Developers still avoiding the office, GitHub survey shows • The Register | #linux | #linuxsecurity


Developers, like many other tech professionals, are still opting to work at home even though they way they perform some of those functions has returned to pre-pandemic norms.

This is according to GitHub’ annual State of the Octoverse survey, based on telemetry from more than 4m repositories and thousands of developer polls.

While for many areas it was business as normal, with little change in the geographical locations of users, the survey highlights a shift in workplace as developers made the psychological move from hoping that things may revert to how they were to accepting the realities of the pandemic.

Respondents who were in the office either full or part-time dropped from 42 per cent before the pandemic to a mere 10.7 per cent now, and hybrid working jumped from 28.1 per cent to 47.6 per cent. Those fully remote also went up, from 26.5 per cent to a whopping 38.8 per cent.

That’s a lot of empty desks.

However, the survey also flagged up a number of other interesting statistics related to developers’ daily workload. Pull requests are being merged almost twice as fast at work when compared to open source. Those work pull requests were also merged 25 per cent slower than 2020, and much closer to 2019 levels. A sign, said GitHub, “that work rhythm is returning to pre-pandemic levels.”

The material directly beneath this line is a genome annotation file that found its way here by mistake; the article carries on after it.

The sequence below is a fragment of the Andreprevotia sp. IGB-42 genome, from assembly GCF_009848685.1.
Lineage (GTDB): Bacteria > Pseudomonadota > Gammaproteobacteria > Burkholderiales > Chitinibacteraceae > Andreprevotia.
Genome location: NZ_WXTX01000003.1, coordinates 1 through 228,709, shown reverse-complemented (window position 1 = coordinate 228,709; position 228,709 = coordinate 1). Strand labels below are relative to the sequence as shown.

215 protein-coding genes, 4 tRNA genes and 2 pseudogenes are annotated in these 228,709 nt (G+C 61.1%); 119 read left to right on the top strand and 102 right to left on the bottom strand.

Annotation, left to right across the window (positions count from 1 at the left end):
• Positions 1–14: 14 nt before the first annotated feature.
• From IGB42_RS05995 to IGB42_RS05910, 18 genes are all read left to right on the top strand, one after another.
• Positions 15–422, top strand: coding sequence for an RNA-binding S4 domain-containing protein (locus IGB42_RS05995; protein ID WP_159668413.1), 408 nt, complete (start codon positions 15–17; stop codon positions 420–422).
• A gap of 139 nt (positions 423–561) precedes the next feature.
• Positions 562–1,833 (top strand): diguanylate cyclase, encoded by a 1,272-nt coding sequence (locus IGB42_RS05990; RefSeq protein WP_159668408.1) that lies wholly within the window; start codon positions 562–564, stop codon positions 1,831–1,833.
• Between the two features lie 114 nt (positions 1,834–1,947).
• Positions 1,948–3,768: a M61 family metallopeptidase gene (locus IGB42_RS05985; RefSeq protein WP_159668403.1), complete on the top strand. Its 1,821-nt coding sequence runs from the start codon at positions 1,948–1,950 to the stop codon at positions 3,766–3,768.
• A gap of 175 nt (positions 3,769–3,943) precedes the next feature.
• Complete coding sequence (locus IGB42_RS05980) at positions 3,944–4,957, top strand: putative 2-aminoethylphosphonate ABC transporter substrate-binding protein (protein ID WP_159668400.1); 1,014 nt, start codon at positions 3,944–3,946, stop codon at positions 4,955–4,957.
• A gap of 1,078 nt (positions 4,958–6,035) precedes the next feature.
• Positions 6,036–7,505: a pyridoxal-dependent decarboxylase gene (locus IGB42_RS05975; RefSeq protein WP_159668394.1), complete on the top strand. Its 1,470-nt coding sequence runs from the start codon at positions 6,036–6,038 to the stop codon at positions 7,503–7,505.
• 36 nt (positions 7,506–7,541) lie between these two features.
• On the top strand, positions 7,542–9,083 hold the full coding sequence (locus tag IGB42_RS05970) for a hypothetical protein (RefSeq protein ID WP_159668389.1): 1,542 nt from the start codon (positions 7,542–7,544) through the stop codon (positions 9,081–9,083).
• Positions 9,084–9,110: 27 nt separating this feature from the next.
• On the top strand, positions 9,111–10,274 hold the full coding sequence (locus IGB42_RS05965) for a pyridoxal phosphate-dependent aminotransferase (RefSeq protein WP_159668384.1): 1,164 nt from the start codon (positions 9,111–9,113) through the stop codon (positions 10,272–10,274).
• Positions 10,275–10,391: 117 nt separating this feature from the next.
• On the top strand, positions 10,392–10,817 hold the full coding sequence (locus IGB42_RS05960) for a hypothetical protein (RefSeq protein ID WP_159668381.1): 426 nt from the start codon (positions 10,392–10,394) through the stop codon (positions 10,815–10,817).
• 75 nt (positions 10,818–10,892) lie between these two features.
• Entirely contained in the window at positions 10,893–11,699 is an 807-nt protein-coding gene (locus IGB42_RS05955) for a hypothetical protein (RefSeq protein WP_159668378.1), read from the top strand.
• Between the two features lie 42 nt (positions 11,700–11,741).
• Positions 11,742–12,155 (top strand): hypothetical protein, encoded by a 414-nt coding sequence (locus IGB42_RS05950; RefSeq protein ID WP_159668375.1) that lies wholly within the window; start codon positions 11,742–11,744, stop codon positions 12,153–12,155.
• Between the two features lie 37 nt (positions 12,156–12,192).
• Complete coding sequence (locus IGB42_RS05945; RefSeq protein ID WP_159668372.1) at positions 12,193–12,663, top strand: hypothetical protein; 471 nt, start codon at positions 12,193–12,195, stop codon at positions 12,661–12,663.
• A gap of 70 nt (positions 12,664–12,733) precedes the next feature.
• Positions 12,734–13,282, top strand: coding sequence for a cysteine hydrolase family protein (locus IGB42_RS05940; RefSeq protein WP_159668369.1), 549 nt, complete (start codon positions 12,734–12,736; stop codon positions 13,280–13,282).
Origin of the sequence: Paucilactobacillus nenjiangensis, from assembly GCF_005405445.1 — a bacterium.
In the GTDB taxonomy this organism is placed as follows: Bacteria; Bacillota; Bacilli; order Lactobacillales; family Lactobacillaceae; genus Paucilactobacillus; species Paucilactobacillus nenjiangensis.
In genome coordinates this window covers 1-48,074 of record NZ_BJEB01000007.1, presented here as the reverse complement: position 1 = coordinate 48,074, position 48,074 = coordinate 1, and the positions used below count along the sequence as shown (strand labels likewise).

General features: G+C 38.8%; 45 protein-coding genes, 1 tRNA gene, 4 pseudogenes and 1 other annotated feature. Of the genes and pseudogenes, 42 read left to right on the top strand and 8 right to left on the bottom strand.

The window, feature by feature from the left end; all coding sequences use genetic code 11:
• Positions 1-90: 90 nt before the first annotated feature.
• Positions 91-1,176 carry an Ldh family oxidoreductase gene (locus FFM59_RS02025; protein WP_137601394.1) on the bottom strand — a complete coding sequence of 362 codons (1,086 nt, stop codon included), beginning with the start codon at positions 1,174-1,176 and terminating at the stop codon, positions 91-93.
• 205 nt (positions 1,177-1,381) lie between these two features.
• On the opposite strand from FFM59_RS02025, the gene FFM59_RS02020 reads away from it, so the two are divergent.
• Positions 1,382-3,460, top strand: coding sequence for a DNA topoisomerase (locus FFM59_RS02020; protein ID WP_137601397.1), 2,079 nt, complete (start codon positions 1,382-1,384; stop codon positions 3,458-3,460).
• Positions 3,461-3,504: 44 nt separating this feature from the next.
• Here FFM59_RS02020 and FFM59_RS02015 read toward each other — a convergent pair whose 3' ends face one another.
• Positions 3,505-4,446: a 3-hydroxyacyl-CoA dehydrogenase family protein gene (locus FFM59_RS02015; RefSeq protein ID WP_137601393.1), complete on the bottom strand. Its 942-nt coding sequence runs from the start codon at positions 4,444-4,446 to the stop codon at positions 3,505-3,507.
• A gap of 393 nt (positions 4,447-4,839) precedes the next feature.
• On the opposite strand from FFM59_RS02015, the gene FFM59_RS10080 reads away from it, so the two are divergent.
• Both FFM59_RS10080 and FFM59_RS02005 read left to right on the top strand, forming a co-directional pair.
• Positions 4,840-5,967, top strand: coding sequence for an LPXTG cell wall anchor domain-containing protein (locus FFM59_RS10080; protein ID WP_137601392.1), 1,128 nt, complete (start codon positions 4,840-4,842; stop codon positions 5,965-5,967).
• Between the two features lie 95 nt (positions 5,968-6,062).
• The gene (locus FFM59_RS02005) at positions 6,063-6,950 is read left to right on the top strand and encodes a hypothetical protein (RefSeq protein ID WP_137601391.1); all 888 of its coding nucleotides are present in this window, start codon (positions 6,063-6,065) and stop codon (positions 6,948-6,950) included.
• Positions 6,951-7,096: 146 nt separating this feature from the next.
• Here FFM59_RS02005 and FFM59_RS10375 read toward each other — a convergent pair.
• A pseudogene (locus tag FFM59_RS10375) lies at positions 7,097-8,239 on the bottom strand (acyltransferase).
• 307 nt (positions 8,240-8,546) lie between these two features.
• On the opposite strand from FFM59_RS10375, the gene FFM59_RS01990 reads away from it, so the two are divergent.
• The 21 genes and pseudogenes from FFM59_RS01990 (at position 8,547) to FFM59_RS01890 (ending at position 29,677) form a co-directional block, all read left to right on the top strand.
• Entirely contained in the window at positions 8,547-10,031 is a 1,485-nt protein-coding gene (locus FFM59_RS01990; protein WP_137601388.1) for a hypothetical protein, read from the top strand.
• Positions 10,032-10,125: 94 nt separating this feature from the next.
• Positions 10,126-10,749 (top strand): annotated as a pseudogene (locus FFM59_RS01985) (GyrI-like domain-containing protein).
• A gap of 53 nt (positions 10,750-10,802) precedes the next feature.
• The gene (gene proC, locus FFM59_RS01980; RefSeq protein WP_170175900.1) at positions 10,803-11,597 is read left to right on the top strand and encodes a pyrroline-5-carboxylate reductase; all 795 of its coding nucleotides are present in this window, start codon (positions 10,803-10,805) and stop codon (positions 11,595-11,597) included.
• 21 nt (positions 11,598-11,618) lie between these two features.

The data also shows that the majority of pull requests are closed within the first two weeks, with those for work development closed within the first few days. Unsurprisingly, keeping the review count down increases the chances of a speedy merge; GitHub reckoned that each additional reviewer dropped the chances of merging in a day by 17 per cent.

Fans of the ctrl-c, ctrl-v combo will be delighted to note that GitHub found that when code reuse was made “frictionless” at work, developer’s performance increased by up to 87 per cent. Open source projects also saw up to a doubling of performance if slow processes and multiple approval layers around code reuse were made more efficient.

It’s all splendid stuff; there were more than 16m new users in 2021 and over 61m new repositories created in the last year. The top ten table of languages was also little changed as C and Shell swapped places, ending up in 9th and 8th position respectively. JavaScript continued to rule the roost.

However, for all the statistics that developers and managers can study to improve productivity and processes, one was notably missing. What to do when your CEO forks himself and decides it is time to spend more time with Age of Empires 4? ®





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